The time has finally come, America. The moment you’ve all been waiting for, your breath bated and chest heaving (heaving?) — my adventure jumping out of a plane.
We arrived early in the morning. I got zero seconds of sleep the night before, so that was just a wonderful start to the day. The first thing we got to do is fill out waivers saying that in the not-as-unlikely-as-I-would-like chance we die, they aren’t responsible for anything. As we filled out the waivers, guys who look like they just got out of prison took 30 seconds to demonstrate proper form, and then we follow their lead. When I did my form, they said “yeah, close enough,” and told me to sit back down. A lot of fuzzy feelings happening right then.
Afterwards, a guy who looked like he was filming on location from an Amish farm gave us the warning that skydiving was dangerous, as though that hadn’t been on my mind every second of every day for the last four months. His beard wanted us to make sure we knew what we were doing, but if I already signed the release waiver, Gandalf wasn’t going to change my mind then.
The next step was getting suited up. Other than getting my left testicle almost completely smashed to nothing, it went pretty well. It also marked the time that things really started to sink it. I double and triple checked my equipment to make sure it was all working correctly, despite the fact that if it wasn’t I’d have had no idea. My guy did a quick camera interview. Apparently, when I’m nervous, I lick my lips more than the Joker. Then we boarded the unreasonably small airplane and lifted off.
There was a group of about five to six jumpers stuffed into the plane, and each of us was connected to a professional tandem jumper. They made us squeeze in between each other’s legs, but I honestly didn’t care at that point; they could have pressed our faces together in a weird sexual fetish thing and I don’t think I would have noticed. The fact was that I would not be coming down in that plane, and that’s all I could think about.
As we were rising, one of the guys opened the sliding door on the side of the plane, revealing the hatch that we would be leaping from. It was, in fact, incredibly high in the air. A fact that was exacerbated when they said we were only halfway up.
We continued to climb. Behind me, Lee was completely stoic. Like he was dead. Or died on the way up and nobody noticed. Gary was in the front, chattering away to anyone who would listen. He was positioned as one of the first to go, and I wasn’t jealous. I, on the other hand, kept making cracks about how I hoped the crater my body left in the ground wouldn’t be too big, until one of the other tandem guys turned to me and said “Seriously. Shut up.” Thanks for alleviating my fears!…jackass.
In what I thought was all very sudden, people started jumping out of the plane. It’s a weird feeling seeing someone you know jump out of the door and disappear into the sky, but not as weird as knowing you’re gonna do the same in about 15 seconds.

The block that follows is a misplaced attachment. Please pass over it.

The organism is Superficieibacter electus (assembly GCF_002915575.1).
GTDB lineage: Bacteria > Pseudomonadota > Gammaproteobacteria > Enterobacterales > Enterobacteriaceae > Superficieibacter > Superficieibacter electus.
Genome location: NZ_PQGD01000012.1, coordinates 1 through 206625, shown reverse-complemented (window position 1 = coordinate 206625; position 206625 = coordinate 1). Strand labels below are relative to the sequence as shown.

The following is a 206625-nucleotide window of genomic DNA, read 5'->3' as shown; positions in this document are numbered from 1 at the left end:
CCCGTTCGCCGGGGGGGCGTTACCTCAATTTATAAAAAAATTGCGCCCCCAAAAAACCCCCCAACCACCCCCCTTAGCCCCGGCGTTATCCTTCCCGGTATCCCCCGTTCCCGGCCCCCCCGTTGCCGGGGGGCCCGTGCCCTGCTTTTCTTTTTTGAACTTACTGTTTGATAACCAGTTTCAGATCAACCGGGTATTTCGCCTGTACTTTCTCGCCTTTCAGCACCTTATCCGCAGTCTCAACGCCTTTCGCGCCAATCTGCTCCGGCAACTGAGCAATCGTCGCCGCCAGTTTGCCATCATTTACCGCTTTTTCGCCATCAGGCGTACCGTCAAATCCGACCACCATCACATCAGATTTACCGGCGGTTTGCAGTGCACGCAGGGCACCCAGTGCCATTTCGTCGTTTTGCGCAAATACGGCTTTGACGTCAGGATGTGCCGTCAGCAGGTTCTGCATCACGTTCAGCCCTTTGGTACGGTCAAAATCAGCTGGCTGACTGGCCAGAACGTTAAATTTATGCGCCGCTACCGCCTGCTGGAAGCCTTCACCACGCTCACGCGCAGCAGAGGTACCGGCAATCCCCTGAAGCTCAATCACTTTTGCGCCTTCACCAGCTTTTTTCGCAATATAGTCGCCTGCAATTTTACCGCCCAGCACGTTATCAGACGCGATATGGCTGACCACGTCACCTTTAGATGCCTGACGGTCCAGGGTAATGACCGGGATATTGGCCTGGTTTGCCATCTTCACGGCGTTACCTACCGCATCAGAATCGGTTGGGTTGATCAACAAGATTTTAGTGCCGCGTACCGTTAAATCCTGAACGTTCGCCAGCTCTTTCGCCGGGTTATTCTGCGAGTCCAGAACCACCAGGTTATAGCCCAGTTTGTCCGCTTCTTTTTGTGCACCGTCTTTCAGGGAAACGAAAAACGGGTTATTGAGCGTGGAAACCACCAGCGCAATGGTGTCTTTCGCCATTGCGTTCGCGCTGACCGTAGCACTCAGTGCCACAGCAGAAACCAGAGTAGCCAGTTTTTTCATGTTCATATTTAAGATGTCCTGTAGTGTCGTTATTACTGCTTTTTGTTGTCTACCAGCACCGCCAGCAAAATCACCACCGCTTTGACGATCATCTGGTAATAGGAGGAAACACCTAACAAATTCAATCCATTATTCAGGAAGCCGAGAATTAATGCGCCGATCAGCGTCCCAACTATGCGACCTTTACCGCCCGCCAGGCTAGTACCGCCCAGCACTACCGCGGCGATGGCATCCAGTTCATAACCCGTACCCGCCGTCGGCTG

My partner and I waddled up to the door. I curled my legs over the side of the door and against the belly of the plane, like instructed, crossed my arms, and then we were falling.
This was my favorite part of the jump, and maybe it’s just because my mind knew how epic the whole thing was — we jumped out and tumbled a few times through the air in pure free fall. A few seconds later, we stabilized into the face down position. What’s interesting is that, while you would assume you’d lose your stomach and feel yourself racing to the ground, you really don’t. You actually don’t really even get the sensation you’re falling. The ground is too far away, and the wind resistance is pushing up against you. It feels like you’re just floating in place.
After about a minute of this, in which I embarrassed myself multiple times by doing this idiotic “surfer dude” gesture that I’ve never done in my life before or since, he pulled the chute. Surprisingly, the fear that it wouldn’t open was only in the back of my mind at this point, and not consuming my entire brain. There was a light tug, and then we were floating. The biggest difference was how quiet it was; with the rush of the wind gone and the fact that we were still way above the earth, it seemed like the most quiet, serene experience ever. I also realized that with the zero G came an extreme wave of nausea, which was less serene. He kept wanting to do these tricks and maneuvers, and I all I wanted was to not throw up all over his chute (in so small part because of the fact that my mind imagined a scenario where the puke broke the chute somehow and killed us both.
After about three minutes of freefall, we landed, and it was over. Totally a worthwhile experience, but because of the amount of money involved, it will probably be awhile until I go back. Still, I encourage everyone to try it once. It’s not as much of an adrenaline rush as I was expecting, but it is an experience that is unmatched. Plus, if you go tandem (which is required), it’s super safe. Trust me. I spent hours researching it myself.